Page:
The issue of visibility and representation in American media has been around for decades. The way that minorities are depicted onscreen matters, informing both their own senses of self-identity, and how others see them. Over 80 percent of the country lives in counties designated as urban or suburban. Therefore the rural community, with all its facets, is a minority of its own, and deserves representation in media that doesn’t resort to lazy and outdated stereotypes.
Only by proving my commitment to an accurate portrayal of the lives lived and challenges faced by grain farmers was I able to gain their trust, cooperation, and ultimately, friendship. In farmers’ eyes, I’m still the city boy who produced a movie about them — but I’m the one who made sure it was done right.
Behind the scenes of the filming of SILO. Photo courtesy Oscilloscope Laboratories.
Making a movie, of course, is one thing. Getting it seen is another. I genuinely sought the assistance of the film industry to do so, but "SILO" was rejected by over 50 different companies that fund independent film. The main reason being no one knew how to cater to "that market."
Once the industry rejects your product, the options for a film producer are limited. The most likely scenario is a digital release, where the artwork you poured years of life and millions of investor dollars into ends up as anonymous as the person viewing it alone on their couch. That’s a familiar type of isolation: another version of bigger machines replacing fewer people.
Rather than capitulating to industry standards, we decided to bypass the traditional film business model and go directly to the consumer. If farmers’ products can get from the plains of Iowa to the Upper West Side of Manhattan, then the inverse must be true, right?
On August 27, 2019, "SILO" premiered at the Farm Progress Show in Decatur, Illinois (the largest outdoor farm machinery show in the world). In an unexpected life twist, I traded movie stars for grain producers, and award shows for farm conventions.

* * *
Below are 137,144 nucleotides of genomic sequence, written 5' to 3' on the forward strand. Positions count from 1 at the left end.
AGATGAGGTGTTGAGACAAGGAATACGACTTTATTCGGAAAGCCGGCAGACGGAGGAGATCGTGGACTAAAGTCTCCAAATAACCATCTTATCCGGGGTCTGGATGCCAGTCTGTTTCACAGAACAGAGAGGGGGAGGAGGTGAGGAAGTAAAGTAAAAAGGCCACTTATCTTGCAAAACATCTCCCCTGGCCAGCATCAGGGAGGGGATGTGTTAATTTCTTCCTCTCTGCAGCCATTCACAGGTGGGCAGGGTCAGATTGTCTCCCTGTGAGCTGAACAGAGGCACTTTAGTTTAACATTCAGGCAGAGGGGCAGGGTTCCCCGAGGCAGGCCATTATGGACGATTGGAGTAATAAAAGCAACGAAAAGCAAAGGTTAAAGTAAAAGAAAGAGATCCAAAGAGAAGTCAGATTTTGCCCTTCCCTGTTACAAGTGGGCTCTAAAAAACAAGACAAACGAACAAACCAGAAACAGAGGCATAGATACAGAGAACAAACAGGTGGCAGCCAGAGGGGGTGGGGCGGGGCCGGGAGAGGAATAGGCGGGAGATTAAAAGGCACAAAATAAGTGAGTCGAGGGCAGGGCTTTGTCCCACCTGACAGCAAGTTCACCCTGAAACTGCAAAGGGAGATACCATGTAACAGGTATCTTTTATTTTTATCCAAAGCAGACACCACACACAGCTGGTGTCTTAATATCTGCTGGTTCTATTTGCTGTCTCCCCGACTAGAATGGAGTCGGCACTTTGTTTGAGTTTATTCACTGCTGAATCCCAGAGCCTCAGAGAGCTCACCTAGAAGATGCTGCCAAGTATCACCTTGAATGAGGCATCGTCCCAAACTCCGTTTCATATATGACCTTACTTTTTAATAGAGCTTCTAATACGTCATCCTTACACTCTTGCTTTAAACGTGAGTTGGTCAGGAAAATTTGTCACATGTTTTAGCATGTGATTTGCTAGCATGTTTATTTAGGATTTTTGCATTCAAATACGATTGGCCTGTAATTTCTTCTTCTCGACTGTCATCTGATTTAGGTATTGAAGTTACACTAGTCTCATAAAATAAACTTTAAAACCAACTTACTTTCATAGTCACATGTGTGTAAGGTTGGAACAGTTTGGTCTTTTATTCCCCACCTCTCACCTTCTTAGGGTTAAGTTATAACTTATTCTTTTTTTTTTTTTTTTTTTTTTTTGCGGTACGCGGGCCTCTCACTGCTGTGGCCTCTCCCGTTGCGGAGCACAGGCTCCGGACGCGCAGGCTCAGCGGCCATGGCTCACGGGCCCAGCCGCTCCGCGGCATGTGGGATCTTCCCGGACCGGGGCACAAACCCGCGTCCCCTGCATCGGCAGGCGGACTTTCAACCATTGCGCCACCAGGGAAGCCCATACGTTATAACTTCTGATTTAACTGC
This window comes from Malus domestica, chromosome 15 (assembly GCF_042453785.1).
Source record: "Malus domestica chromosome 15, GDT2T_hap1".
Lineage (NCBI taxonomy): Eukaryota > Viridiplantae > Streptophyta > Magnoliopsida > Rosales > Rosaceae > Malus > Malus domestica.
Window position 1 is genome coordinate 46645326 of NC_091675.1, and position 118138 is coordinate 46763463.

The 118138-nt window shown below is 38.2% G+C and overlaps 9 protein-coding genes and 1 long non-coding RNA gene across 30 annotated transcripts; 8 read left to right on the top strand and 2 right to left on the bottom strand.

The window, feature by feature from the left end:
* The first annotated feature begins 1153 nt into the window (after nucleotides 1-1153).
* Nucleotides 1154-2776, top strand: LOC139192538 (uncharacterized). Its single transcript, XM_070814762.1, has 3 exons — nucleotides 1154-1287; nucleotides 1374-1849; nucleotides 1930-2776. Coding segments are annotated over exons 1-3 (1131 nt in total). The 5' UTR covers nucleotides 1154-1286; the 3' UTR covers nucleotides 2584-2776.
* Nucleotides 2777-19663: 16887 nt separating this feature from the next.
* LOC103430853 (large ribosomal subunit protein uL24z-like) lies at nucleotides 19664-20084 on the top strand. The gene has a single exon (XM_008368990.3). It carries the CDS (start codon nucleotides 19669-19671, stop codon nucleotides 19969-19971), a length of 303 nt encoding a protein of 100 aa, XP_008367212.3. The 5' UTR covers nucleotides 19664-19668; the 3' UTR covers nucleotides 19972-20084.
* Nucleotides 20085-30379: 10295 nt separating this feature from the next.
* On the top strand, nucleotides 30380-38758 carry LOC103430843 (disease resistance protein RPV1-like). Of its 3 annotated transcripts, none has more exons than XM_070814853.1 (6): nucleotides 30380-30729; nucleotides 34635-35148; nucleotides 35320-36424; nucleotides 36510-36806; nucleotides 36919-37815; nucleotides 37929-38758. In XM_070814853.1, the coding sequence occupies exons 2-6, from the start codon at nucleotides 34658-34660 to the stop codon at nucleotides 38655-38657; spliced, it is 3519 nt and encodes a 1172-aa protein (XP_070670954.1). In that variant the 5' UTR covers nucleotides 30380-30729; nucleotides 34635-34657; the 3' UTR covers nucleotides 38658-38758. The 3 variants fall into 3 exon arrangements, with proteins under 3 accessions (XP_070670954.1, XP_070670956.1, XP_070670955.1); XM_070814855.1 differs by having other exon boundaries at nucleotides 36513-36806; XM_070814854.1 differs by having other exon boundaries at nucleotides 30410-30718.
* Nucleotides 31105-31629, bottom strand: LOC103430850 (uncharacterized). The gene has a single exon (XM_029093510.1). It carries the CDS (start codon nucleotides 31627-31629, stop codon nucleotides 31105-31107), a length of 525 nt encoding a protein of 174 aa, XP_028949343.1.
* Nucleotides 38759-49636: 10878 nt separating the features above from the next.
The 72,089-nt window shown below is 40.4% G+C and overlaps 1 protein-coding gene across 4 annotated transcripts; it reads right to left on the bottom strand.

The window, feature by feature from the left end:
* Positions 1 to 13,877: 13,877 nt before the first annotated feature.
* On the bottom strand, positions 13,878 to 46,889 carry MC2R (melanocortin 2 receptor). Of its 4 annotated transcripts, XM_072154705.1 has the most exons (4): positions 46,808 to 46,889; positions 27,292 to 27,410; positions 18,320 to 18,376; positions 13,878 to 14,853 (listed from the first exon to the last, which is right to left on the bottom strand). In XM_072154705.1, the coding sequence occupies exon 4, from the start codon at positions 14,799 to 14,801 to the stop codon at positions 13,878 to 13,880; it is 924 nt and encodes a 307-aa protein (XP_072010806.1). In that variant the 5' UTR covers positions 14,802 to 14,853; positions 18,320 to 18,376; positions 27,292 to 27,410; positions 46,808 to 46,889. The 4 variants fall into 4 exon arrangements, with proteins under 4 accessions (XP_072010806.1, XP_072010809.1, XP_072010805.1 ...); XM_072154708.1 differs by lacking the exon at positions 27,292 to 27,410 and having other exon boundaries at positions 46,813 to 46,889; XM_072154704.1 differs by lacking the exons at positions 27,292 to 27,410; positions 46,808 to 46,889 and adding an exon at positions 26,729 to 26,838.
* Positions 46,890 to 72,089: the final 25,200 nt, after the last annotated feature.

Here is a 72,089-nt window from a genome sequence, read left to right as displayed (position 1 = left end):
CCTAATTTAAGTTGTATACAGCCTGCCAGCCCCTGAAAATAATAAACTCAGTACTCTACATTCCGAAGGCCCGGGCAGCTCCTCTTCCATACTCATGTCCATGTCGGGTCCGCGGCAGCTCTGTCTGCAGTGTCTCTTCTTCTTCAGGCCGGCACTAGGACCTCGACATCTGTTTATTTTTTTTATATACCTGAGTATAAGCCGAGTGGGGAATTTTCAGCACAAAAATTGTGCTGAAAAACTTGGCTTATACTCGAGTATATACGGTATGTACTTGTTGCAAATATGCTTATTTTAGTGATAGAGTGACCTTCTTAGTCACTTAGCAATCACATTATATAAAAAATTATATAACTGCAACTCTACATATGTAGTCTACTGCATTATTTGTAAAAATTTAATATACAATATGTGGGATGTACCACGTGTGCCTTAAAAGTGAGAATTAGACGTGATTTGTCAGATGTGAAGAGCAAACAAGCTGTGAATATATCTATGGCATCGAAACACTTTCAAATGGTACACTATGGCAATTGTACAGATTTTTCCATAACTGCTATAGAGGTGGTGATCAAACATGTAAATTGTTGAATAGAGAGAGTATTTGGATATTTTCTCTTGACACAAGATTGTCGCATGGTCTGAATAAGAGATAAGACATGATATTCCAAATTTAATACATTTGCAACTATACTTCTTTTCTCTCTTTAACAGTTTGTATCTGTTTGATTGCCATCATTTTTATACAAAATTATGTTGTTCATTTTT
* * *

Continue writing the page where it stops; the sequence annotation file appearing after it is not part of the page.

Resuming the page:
The feedback from our audience was overwhelmingly positive, and centered on one key point: this movie felt real. At every community screening our team attended, we were beset by farmers telling us about how they lost a friend, a brother, a cousin, or a spouse to grain entrapment. (Even a farmer will tell you they can be a laconic bunch, and yet suddenly, we couldn’t get them to stop talking.) By telling one story accurately, we inspired so many others to tell theirs. The question then became, would anyone listen?
Luckily, the success of our campaign proved that "SILO" resonated with a broad enough audience to secure us a distribution deal with Oscilloscope Laboratories, one of the world’s most well-respected independent film distributors, which in turn led to "SILO" opening in over 200 theaters nationwide on May 7th. To date, over 75,000 people have seen the film, with momentum picking up as farmers leave the fields in June after planting season.
We city folk have the luxury of seeing high-quality films at the local indie cineplex all year round. Rural movie theaters don’t typically get those films. In getting to know farmers and their families these past few years I know that they pine for high-quality cinema that reflects their own experiences. They miss it, and feel forgotten — or even worse, pandered to — by the film business.
By proving to the rural community our intentions were good, we were able to overcome their mistrust of city folk. By depicting their experiences authentically, we can build a bridge of empathy between them and people like me who don’t know the difference between a silo and a grain bin. Storytelling brings people together when it’s done right.